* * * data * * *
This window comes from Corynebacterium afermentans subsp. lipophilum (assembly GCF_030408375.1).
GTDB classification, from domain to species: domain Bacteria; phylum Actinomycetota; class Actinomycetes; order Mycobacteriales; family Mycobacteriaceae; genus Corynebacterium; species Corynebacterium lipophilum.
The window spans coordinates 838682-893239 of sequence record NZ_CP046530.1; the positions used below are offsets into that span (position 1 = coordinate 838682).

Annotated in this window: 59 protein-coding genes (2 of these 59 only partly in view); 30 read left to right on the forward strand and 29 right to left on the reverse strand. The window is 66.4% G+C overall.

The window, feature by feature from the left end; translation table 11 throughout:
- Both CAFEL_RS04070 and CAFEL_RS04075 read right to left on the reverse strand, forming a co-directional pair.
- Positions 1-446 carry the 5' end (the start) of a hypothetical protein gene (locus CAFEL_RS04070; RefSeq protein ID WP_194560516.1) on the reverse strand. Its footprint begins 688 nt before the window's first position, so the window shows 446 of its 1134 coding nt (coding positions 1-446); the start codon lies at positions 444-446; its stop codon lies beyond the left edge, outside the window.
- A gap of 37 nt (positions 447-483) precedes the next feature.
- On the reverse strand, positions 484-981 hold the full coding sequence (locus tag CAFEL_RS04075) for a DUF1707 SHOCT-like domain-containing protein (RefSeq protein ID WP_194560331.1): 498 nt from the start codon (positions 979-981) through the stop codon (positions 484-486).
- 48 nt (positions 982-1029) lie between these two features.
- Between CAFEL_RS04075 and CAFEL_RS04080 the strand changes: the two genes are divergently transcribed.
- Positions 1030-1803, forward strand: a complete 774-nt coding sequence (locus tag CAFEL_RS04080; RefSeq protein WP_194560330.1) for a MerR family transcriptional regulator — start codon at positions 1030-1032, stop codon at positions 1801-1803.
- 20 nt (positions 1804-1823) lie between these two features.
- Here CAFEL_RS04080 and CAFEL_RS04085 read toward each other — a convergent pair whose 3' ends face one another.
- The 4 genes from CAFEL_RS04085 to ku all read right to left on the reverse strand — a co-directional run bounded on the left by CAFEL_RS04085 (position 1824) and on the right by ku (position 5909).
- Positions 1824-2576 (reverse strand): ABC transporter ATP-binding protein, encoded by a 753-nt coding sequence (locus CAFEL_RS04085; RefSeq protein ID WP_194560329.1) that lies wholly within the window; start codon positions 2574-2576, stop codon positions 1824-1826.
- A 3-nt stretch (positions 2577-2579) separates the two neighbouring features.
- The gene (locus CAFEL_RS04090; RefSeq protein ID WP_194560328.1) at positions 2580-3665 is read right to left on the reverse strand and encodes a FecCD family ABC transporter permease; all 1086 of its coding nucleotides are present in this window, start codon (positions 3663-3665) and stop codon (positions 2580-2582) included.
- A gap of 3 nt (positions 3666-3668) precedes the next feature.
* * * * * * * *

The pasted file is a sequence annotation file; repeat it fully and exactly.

This window comes from Corynebacterium afermentans subsp. lipophilum (assembly GCF_030408375.1).
GTDB classification, from domain to species: domain Bacteria; phylum Actinomycetota; class Actinomycetes; order Mycobacteriales; family Mycobacteriaceae; genus Corynebacterium; species Corynebacterium lipophilum.
The window spans coordinates 838682-893239 of sequence record NZ_CP046530.1; the positions used below are offsets into that span (position 1 = coordinate 838682).

Annotated in this window: 59 protein-coding genes (2 of these 59 only partly in view); 30 read left to right on the forward strand and 29 right to left on the reverse strand. The window is 66.4% G+C overall.

The window, feature by feature from the left end; translation table 11 throughout:
- Both CAFEL_RS04070 and CAFEL_RS04075 read right to left on the reverse strand, forming a co-directional pair.
- Positions 1-446 carry the 5' end (the start) of a hypothetical protein gene (locus CAFEL_RS04070; RefSeq protein ID WP_194560516.1) on the reverse strand. Its footprint begins 688 nt before the window's first position, so the window shows 446 of its 1134 coding nt (coding positions 1-446); the start codon lies at positions 444-446; its stop codon lies beyond the left edge, outside the window.
- A gap of 37 nt (positions 447-483) precedes the next feature.
- On the reverse strand, positions 484-981 hold the full coding sequence (locus tag CAFEL_RS04075) for a DUF1707 SHOCT-like domain-containing protein (RefSeq protein ID WP_194560331.1): 498 nt from the start codon (positions 979-981) through the stop codon (positions 484-486).
- 48 nt (positions 982-1029) lie between these two features.
- Between CAFEL_RS04075 and CAFEL_RS04080 the strand changes: the two genes are divergently transcribed.
- Positions 1030-1803, forward strand: a complete 774-nt coding sequence (locus tag CAFEL_RS04080; RefSeq protein WP_194560330.1) for a MerR family transcriptional regulator — start codon at positions 1030-1032, stop codon at positions 1801-1803.
- 20 nt (positions 1804-1823) lie between these two features.
- Here CAFEL_RS04080 and CAFEL_RS04085 read toward each other — a convergent pair whose 3' ends face one another.
- The 4 genes from CAFEL_RS04085 to ku all read right to left on the reverse strand — a co-directional run bounded on the left by CAFEL_RS04085 (position 1824) and on the right by ku (position 5909).
- Positions 1824-2576 (reverse strand): ABC transporter ATP-binding protein, encoded by a 753-nt coding sequence (locus CAFEL_RS04085; RefSeq protein ID WP_194560329.1) that lies wholly within the window; start codon positions 2574-2576, stop codon positions 1824-1826.
- A 3-nt stretch (positions 2577-2579) separates the two neighbouring features.
- The gene (locus CAFEL_RS04090; RefSeq protein ID WP_194560328.1) at positions 2580-3665 is read right to left on the reverse strand and encodes a FecCD family ABC transporter permease; all 1086 of its coding nucleotides are present in this window, start codon (positions 3663-3665) and stop codon (positions 2580-2582) included.
- A gap of 3 nt (positions 3666-3668) precedes the next feature.